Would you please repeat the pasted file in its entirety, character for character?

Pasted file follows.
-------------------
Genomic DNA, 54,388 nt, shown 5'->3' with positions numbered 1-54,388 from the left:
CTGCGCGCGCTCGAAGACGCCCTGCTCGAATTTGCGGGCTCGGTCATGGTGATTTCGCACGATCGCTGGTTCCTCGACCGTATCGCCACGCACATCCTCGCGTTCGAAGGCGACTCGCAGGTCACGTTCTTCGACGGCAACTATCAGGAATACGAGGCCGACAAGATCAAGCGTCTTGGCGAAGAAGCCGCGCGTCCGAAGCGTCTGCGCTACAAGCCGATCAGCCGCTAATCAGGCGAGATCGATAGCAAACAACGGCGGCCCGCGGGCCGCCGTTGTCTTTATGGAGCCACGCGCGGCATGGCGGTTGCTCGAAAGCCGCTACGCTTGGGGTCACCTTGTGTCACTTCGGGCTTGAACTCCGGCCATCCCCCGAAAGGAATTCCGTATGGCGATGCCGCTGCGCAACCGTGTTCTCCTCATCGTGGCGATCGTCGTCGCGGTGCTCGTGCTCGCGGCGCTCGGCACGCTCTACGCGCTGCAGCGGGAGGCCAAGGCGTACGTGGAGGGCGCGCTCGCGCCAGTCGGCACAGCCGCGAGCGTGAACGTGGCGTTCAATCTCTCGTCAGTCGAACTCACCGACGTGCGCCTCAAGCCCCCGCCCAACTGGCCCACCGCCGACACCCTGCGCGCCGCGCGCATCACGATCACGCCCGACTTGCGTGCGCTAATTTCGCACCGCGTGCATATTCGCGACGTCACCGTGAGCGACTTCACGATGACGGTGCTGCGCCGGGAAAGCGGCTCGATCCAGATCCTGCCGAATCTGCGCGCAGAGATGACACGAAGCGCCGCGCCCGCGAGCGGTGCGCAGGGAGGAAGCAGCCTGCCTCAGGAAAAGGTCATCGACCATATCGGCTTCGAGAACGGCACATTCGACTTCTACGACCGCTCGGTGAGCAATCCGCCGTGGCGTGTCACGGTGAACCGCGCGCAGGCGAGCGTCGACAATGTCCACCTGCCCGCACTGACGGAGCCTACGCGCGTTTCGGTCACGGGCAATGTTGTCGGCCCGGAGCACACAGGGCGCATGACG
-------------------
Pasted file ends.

Genomic DNA, 54,388 nt, shown 5'->3' with positions numbered 1-54,388 from the left:
CTGCGCGCGCTCGAAGACGCCCTGCTCGAATTTGCGGGCTCGGTCATGGTGATTTCGCACGATCGCTGGTTCCTCGACCGTATCGCCACGCACATCCTCGCGTTCGAAGGCGACTCGCAGGTCACGTTCTTCGACGGCAACTATCAGGAATACGAGGCCGACAAGATCAAGCGTCTTGGCGAAGAAGCCGCGCGTCCGAAGCGTCTGCGCTACAAGCCGATCAGCCGCTAATCAGGCGAGATCGATAGCAAACAACGGCGGCCCGCGGGCCGCCGTTGTCTTTATGGAGCCACGCGCGGCATGGCGGTTGCTCGAAAGCCGCTACGCTTGGGGTCACCTTGTGTCACTTCGGGCTTGAACTCCGGCCATCCCCCGAAAGGAATTCCGTATGGCGATGCCGCTGCGCAACCGTGTTCTCCTCATCGTGGCGATCGTCGTCGCGGTGCTCGTGCTCGCGGCGCTCGGCACGCTCTACGCGCTGCAGCGGGAGGCCAAGGCGTACGTGGAGGGCGCGCTCGCGCCAGTCGGCACAGCCGCGAGCGTGAACGTGGCGTTCAATCTCTCGTCAGTCGAACTCACCGACGTGCGCCTCAAGCCCCCGCCCAACTGGCCCACCGCCGACACCCTGCGCGCCGCGCGCATCACGATCACGCCCGACTTGCGTGCGCTAATTTCGCACCGCGTGCATATTCGCGACGTCACCGTGAGCGACTTCACGATGACGGTGCTGCGCCGGGAAAGCGGCTCGATCCAGATCCTGCCGAATCTGCGCGCAGAGATGACACGAAGCGCCGCGCCCGCGAGCGGTGCGCAGGGAGGAAGCAGCCTGCCTCAGGAAAAGGTCATCGACCATATCGGCTTCGAGAACGGCACATTCGACTTCTACGACCGCTCGGTGAGCAATCCGCCGTGGCGTGTCACGGTGAACCGCGCGCAGGCGAGCGTCGACAATGTCCACCTGCCCGCACTGACGGAGCCTACGCGCGTTTCGGTCACGGGCAATGTTGTCGGCCCGGAGCACACAGGGCGCATGACG